What Is Sleep Apnea? – Symptoms, Causes, And My Personal Experience!

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Years before I began writing about sleep, I heard about “sleep apnea” a few times. This was usually mentioned in response to my excessive snoring and my habit of choking while I sleep.

I ignored the issue for years and, looking back, my sleep was absolutely terrible. I would wake up as if I hadn’t even gone to sleep. My throat would be dry, and I would be exhausted.

Now, while I was able to receive treatment for this debilitating condition, not everyone is so fortunate. According to the American Sleep Apnea Association, 22 million Americans struggle with the disorder every year. Also, out of this large group, 80% of cases are undiagnosed!

I want to shed some more light on this condition, so let’s talk about what exactly sleep apnea is, the symptoms of sleep apnea, and how one can seek treatment.

There’s no need to suffer through sleep apnea, so read on!

 

The Different Types Of Sleep Apnea

Simply put, sleep apnea is a condition that causes sleepers to stop breathing in their sleep. During these pauses, most who deal with sleep apnea will wake up briefly. However, in most cases, the sleeper is unaware that they woke up at all. That is why so many people with sleep apnea have no idea that they have the condition!

There are a few different types of sleep apnea. The most common form is Obstructive Sleep Apnea (OSA) which occurs when the muscles toward the back of the throat collapse, narrowing the airway and cutting off the sleeper’s oxygen supply. When this happens, the brain is aware that you aren’t breathing so it will wake you up in order to open the airway.

Snoring Because Of Sleep Apnea

This can happen many times throughout the night and prevent the attainment of deep, restful sleep. Sleep doctors gauge the severity of a patient’s sleep apnea using the AHI (apnea-hypopnea index). A patient with mild OSA will have an AHI between 5 and 15, meaning they wake up that many times per night. Those with moderate sleep apnea will have an AHI somewhere between 15 and 30. 

Now, if the AHI is above 30, we are talking about severe sleep apnea. When my doctor tested me for sleep apnea, he found that my AHI was about 47 on average!

OSA is not the only type of sleep apnea. For instance, Central Sleep Apnea refers to when the brain isn’t sending the correct signals to control breathing. Some people even struggle with Complex Sleep Apnea Syndrome where they have both Obstructive and Central Sleep Apnea.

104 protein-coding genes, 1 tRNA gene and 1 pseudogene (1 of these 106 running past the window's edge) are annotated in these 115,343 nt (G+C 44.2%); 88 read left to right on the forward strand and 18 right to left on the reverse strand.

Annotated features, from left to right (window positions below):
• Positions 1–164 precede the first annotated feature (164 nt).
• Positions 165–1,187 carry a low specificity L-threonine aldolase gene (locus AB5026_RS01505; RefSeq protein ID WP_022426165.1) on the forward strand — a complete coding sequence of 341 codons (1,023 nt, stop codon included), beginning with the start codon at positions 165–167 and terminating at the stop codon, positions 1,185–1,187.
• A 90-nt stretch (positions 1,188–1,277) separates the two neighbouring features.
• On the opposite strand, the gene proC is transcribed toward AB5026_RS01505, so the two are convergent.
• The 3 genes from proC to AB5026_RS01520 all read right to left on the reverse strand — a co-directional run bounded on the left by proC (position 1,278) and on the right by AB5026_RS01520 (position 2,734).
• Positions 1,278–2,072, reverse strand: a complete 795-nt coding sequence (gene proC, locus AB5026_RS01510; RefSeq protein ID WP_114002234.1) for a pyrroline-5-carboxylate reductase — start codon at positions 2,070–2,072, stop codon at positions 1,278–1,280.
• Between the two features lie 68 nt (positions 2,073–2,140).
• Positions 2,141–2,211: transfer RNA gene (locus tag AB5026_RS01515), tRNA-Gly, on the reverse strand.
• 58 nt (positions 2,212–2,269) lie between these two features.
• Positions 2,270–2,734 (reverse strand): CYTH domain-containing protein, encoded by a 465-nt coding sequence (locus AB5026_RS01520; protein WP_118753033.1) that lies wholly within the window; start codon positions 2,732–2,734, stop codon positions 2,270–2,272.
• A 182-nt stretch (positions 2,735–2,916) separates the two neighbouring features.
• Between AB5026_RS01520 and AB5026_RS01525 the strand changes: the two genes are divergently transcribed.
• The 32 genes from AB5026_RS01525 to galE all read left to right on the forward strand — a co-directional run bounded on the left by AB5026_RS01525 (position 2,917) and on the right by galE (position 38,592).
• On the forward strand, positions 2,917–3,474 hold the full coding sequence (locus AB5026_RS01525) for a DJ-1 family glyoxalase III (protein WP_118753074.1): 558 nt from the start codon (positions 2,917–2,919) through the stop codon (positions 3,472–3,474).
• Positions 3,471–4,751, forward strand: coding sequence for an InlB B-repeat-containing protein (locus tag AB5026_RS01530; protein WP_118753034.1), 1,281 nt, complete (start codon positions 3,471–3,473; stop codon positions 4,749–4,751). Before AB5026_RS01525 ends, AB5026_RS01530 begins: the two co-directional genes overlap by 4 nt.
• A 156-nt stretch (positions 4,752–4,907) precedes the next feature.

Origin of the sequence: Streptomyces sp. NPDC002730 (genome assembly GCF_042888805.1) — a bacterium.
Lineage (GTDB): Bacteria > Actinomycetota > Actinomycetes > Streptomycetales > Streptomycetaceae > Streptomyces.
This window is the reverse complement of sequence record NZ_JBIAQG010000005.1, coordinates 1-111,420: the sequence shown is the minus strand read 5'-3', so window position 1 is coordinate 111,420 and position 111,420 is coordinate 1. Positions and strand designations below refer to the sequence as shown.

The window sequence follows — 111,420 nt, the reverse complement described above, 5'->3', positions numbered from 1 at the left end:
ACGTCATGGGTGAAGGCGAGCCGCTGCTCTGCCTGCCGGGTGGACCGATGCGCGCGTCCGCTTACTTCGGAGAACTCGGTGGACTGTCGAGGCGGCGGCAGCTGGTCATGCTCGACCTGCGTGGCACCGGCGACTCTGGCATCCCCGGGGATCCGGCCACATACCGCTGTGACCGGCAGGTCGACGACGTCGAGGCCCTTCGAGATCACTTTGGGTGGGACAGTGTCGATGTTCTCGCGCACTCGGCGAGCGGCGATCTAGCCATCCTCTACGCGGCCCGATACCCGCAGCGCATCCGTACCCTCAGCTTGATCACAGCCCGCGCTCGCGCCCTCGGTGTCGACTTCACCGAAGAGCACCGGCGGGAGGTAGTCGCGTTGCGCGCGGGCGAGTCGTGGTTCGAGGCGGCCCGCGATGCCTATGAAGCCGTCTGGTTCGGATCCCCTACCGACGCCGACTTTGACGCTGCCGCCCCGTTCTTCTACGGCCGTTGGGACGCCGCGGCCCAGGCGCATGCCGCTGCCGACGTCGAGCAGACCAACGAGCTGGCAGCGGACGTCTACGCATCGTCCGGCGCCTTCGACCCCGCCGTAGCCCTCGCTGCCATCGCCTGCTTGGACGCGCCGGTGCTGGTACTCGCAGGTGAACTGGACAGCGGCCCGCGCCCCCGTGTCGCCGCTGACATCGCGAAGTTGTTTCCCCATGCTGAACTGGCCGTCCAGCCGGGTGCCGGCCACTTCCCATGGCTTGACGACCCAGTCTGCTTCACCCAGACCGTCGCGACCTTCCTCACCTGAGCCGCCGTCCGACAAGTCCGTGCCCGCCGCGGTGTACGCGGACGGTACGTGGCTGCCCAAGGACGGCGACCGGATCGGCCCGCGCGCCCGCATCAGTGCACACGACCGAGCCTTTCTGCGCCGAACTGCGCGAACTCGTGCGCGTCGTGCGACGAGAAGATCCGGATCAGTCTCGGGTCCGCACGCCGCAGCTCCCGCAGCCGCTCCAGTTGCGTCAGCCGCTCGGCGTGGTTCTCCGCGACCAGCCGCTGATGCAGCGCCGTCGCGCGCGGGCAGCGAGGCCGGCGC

Sleep Apnea Symptoms

Now, as mentioned above, many people who deal with sleep apnea are completely unaware that they have the condition. That being said, there are some symptoms one should be on the lookout for.

Some of the symptoms are harder to spot for those who sleep alone. However, those who sleep with a partner may hear the following reports:

  • They snore loudly.
  • They stop breathing during the night.
  • They choke in their sleep or gasp for air.

This being said, people who sleep alone can still keep an eye out for some other symptoms during the day. For instance, people with sleep apnea will often wake up with dry mouths or a headache. Also, they could find it difficult to pay attention at work or at school. Irritability is also a common sign of sleep apnea.

Tired Due To Sleep Apnea

Finally, sleep apnea sufferers will usually be exhausted throughout the day. I speak from experience when I say that I never felt rested or energized during the day.

What Causes Sleep Apnea?

There are many reasons one may develop sleep apnea. One of the main causes of sleep apnea is basically genetic. Those who are born with a narrower airway are more likely to deal with sleep apnea. They may also have a thicker neck which, in turn, can mean a smaller airway.

Gender also plays a large part as men are three times as likely to have sleep apnea as women. Also, as we get older, our chances of developing sleep apnea do increase. Also, those who deal with allergies, whether seasonal or chronic often experience symptoms of sleep apnea.

Genetics and age are pretty much out of our hands, but there are choices we make that can increase our likelihood of dealing with the condition. For instance, if we are overweight, fat deposits in our necks can further narrow our airway. Smoking can cause inflammation and fluid buildup in our throats and alcohol can relax our throat muscles, causing our airway to collapse during the night.

Side Effects Of Sleep Apnea

Living with sleep apnea be difficult and its negative effects can be seen in the day-to-day and in the long term. Sleep apnea suffers may experience the following side effects during the day:

  • They are fatigued and lack energy.
  • As mentioned above, they have difficulty concentrating on tasks.